There is currently a strong trend moving from XML, EDI, ASN.1, and
   plain-text formats to JSON [RFC7159].  Although obviously working,
   JSON's unspecified of ordering of properties as well as the lack of a
   canonical form, sometimes make the transition rather painful.

   The sample below displays the problems in a nutshell.  Assume the
   following JSON message is parsed:

     {
       "device": "Pump2",
       "value": 0.000000000000000001
     }

   After serialization a fully JSON-compliant output may look like:

     {
       "value": 1e-18,
       "device": "Pump2"
     }



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   Note: Whitespace was added for brevity.

   If a JSON object contains dozens of properties the ability for a
   human to follow a message with respect to its specification (which
   presumably lists properties in a "logical" order), becomes
   considerably harder if the properties are serialized in an arbitrary
   order.  In addition, changing the representation of numbers also
   contributes to confusion.  Computers however, do not care.

   While limitations in JSON-data for human consumption may only be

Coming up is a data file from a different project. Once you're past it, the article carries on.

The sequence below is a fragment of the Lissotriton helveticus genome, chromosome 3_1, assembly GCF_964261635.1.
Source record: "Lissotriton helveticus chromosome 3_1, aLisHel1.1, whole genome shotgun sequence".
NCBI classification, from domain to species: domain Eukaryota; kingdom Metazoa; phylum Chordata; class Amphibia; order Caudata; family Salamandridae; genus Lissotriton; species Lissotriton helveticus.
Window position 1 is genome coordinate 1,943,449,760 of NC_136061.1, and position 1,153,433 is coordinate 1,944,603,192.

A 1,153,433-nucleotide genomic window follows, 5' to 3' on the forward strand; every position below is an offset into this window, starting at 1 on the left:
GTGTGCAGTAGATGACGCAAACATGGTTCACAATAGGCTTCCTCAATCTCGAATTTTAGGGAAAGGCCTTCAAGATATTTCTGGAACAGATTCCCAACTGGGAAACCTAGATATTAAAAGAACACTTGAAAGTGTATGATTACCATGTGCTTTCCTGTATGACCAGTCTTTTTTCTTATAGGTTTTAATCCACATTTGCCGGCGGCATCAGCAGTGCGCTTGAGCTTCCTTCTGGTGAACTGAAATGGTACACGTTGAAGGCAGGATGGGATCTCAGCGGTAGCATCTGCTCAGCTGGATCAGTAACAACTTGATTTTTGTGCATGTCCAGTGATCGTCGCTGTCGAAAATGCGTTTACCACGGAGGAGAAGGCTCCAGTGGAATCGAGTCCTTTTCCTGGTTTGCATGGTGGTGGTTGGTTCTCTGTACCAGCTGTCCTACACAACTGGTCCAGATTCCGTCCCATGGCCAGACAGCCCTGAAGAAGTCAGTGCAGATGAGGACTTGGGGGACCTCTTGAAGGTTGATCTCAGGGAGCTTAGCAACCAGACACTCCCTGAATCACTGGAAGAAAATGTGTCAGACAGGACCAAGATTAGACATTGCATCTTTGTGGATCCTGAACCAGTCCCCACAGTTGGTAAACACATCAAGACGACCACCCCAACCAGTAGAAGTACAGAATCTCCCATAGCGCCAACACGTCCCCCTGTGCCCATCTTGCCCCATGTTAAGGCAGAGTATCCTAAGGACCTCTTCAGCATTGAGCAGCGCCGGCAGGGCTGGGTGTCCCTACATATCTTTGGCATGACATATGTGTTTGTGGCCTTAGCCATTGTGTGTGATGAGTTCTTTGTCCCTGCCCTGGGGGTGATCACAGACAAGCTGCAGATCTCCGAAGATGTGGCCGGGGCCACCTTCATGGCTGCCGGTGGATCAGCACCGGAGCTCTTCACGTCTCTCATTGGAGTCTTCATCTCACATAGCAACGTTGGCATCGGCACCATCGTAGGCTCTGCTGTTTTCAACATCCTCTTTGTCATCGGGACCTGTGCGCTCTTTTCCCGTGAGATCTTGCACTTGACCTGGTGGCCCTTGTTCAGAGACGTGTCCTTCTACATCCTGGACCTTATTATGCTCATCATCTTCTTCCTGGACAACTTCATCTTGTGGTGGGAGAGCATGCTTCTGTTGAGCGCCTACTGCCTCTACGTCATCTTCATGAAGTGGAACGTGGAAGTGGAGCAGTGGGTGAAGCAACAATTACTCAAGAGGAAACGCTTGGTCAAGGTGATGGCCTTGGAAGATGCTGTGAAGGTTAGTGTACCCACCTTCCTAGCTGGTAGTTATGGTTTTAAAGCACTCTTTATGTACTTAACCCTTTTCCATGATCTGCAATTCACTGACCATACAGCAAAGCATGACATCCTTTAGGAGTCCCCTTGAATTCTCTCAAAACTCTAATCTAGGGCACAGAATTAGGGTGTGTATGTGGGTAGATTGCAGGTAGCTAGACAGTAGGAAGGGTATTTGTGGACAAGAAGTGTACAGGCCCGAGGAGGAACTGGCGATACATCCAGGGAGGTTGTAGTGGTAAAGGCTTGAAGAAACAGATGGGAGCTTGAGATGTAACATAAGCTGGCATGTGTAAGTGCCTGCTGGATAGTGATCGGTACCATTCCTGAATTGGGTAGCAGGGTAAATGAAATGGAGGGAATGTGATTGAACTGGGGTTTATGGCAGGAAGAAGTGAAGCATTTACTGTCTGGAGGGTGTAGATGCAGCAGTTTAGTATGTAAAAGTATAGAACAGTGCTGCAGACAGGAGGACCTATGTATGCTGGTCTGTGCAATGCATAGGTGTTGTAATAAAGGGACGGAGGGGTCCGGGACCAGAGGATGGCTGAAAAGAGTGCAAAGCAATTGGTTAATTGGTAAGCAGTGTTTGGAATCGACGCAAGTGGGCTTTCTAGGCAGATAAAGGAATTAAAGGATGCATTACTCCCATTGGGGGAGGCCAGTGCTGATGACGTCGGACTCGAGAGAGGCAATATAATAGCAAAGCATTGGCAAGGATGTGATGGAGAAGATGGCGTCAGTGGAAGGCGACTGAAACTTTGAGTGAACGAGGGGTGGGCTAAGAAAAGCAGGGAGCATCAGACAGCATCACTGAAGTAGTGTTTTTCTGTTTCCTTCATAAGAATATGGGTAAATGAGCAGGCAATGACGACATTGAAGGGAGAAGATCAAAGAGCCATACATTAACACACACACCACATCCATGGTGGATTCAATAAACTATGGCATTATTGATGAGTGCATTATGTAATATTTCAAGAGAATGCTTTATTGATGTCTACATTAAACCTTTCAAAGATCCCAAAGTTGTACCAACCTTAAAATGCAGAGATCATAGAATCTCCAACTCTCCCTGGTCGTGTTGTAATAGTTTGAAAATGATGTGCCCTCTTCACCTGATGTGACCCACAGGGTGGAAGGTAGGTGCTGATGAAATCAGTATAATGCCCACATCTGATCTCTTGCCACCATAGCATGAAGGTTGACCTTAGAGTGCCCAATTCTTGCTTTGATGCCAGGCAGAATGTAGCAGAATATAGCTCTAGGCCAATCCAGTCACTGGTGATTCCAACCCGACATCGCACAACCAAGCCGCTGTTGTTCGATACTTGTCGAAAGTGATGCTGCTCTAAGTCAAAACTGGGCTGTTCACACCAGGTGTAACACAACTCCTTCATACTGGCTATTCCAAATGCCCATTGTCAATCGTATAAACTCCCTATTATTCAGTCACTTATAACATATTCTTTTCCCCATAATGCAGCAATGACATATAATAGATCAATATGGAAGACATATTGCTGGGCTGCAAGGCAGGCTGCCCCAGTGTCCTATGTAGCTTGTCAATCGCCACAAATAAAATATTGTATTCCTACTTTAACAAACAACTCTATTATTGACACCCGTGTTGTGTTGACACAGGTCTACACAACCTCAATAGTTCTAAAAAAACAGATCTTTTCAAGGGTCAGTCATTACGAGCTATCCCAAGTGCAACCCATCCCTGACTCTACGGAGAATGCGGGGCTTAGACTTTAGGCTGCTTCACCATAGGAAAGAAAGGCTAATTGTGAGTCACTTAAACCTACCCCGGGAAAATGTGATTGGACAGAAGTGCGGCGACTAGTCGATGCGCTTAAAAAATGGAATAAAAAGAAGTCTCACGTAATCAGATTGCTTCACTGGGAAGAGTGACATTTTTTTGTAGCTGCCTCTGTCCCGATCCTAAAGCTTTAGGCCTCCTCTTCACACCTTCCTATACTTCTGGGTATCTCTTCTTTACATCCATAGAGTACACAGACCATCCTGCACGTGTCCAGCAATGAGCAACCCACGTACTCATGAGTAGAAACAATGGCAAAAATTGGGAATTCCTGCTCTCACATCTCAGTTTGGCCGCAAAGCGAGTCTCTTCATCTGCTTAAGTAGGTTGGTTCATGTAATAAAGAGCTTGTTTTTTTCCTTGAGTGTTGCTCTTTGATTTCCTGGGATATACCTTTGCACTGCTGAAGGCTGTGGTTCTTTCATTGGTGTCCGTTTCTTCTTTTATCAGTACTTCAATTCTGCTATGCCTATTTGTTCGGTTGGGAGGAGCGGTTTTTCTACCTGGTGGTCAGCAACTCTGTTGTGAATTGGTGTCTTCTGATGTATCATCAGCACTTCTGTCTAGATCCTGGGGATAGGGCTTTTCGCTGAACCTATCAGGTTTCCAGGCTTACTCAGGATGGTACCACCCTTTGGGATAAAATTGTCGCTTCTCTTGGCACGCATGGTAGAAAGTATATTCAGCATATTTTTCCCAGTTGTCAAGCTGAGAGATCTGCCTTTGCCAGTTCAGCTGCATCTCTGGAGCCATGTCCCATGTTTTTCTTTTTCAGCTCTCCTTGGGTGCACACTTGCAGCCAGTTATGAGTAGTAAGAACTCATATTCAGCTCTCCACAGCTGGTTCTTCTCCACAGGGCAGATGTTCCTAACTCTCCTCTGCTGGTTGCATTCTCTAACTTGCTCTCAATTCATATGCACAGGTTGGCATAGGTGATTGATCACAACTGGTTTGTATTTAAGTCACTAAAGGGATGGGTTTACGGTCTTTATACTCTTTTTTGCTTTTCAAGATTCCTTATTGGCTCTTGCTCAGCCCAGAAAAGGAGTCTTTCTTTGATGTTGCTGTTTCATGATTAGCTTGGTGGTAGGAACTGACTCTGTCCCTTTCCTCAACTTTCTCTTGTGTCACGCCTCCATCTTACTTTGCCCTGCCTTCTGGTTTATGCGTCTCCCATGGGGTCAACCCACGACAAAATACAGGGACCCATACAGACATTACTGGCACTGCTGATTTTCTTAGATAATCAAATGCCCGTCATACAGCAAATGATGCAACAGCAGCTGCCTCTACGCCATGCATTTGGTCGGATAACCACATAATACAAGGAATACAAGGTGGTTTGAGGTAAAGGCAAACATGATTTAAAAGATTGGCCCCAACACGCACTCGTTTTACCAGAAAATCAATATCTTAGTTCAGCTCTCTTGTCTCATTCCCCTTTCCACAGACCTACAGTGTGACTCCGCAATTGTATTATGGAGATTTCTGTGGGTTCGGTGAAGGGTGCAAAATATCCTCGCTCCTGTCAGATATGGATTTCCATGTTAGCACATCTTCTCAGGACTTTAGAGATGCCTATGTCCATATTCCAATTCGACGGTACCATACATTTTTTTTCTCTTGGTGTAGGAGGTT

considered a "nuisance", adding a signature property to a JSON object
   is infeasible unless there is some kind of predictable representation
   of data.  This is one of the reasons why JSON Web Signature (JWS)
   [RFC7515] specifies that data to be signed must be Base64URL-encoded
   which though unfortunately makes JWS-signed messages unreadable by
   humans.

1.1.  Notational Conventions

   The key words "MUST", "MUST NOT", "REQUIRED", "SHALL", "SHALL NOT",
   "SHOULD", "SHOULD NOT", "RECOMMENDED", "MAY", and "OPTIONAL" in this
   document are to be interpreted as described in RFC 2119 [RFC2119].

2.  Predictable Serialization

   To cope with the mentioned drawbacks, this specification introduces a